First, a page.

Also think about this. If a training provider can do their own training content outline, why do they need to ask it from the trainer? Won’t it be easier and cheaper if they can do it themselves? Well, the simple answer why they ask from the trainer is because they can’t do it themselves. They are not a trainer. They are a training provider. This situation is good news for trainers because the training providers are relying heavily on us for content outlines. So, help them to help us.

These two thoughts will lead us to the inevitable conclusion that the content outline is what will open doors for the trainer… through the training provider.

This also means that if a trainer is reluctant to give their training content outline, therefore, the chances of work will be less because the training provider can’t submit anything on our behalf. However, if the trainer provides their content outline to training providers, then the training provider will be able to submit more jobs and the probability of the trainer getting a job is so much higher. It is not a guarantee, but the probability is definitely higher than not giving out their content outline. It is a numbers game pure and simple.

Let us now address this so-called problem of training providers taking a trainer’s content outline and once they get the job, they pass it to someone else to do it. Usually to a trainer who is much cheaper. Many trainers cry foul over this. I can understand where they are coming from. Trainers feel their effort is not recognised. For this reason, my heart goes to them. But if the reason is about intellectual property (one of its kind… my training is special. I am special. No one do what I do), it is illegal, or my ego is slighted because I am a great trainer and I feel used etc, I have a few wake-up calls for you.

Number one.
It is not illegal. Is it unethical? I would say yes but it is not illegal. So, live with it. It is part of the game.

Number two.
Training provider is using me. Well, when we don’t get it, we say that. But when we get it what do we say? We say nothing right? The simple truth is that we are also using them to get us jobs. Grow up for goodness sake. Be fair. It is a win win. You need them as much as they need you.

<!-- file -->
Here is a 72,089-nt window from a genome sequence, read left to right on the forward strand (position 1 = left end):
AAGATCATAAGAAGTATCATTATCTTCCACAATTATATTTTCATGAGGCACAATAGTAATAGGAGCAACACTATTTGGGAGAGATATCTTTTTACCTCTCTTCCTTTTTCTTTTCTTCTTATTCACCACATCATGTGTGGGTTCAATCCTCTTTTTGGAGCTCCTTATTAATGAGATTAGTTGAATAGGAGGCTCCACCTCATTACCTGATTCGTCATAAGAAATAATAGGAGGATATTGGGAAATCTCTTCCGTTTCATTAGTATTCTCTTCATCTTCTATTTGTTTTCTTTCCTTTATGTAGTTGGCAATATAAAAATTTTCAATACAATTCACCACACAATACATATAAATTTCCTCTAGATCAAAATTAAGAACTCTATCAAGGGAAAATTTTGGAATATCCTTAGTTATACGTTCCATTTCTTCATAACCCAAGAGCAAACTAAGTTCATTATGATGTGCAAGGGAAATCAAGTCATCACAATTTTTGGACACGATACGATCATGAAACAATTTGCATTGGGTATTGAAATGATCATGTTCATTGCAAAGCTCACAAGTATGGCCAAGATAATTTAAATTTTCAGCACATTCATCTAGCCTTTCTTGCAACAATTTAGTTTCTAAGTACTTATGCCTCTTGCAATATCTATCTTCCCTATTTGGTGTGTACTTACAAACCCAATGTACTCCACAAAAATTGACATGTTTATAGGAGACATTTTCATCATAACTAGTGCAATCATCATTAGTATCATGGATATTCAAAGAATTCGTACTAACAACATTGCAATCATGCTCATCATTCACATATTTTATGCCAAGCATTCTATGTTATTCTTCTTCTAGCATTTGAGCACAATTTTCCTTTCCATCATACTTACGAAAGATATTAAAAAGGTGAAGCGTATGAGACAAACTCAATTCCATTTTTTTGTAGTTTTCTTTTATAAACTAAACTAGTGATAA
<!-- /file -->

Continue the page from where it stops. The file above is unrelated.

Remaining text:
Number three.
My content outline is unique, special, and one of a kind. It is my intellectual property. Let me ask you this. If it is so special and unique how come the training provider is confident enough to give it to someone else to deliver? I am sure the training provider will not give it to some other trainer to deliver and risk the job being a shambles if he truly finds it unique and special and that you are the only one that can do it. The reality is that, based on result, it is not special and unique. The training provider is experienced enough in seeing so many training content outline, even more than you, to know if it is unique to not give it to someone else. Please get off your high horse. Anyway, if you don’t get the job, just be ok that the job is not meant for you. Learn from it and move on. You can even treat this as a filter. If you encounter any training provider that does that, great news. One more training provider you don’t have to bother to work with. Isn’t that great, reducing the numbers.

Number four.
As long you decide to play this game as a freelance trainer and to rely on training providers to market you, live with the rules of the game. Please don’t bitch and whine. It is part of the game that you have chosen. Stop being a victim. If you feel strongly about it, be a training provider too and market yourself so that you can do your own content outline, you can then submit your own content outline, you will then get the job yourself, you can then hire yourself and you don’t have to give it to others. Along the way, be ok to pay for marketing cost, administration cost, other operating cost etc. If you are not willing to pay the price, don’t buy the dish. If you can’t stand the heat, don’t be a chef. Pure and simple. The choice is in your hands. You know very well the consequences.

As for me, I do not put stock to the photo of a dish. The proof is in the dish itself. Just like my mum’s asam pedas.

My mum’s asam pedas is not good looking. It is full of daun kesum (Chinese Knotweed) – all over the gravy with the stalk still attached, chili oil floating, dark red gravy with chili seeds floating, daun kantan (Torch Ginger Flower) cut haphazardly, there is cabbage in it, brinjal, sayur asin, iununiformed fish sizes etc. My word, a total havoc. It is nothing like the pictures of asam pedas in hotel coffee houses, with carved tomato decoration, chili cut into shape of flowers, clean sidewall etc. Guess which one is the best I have tasted?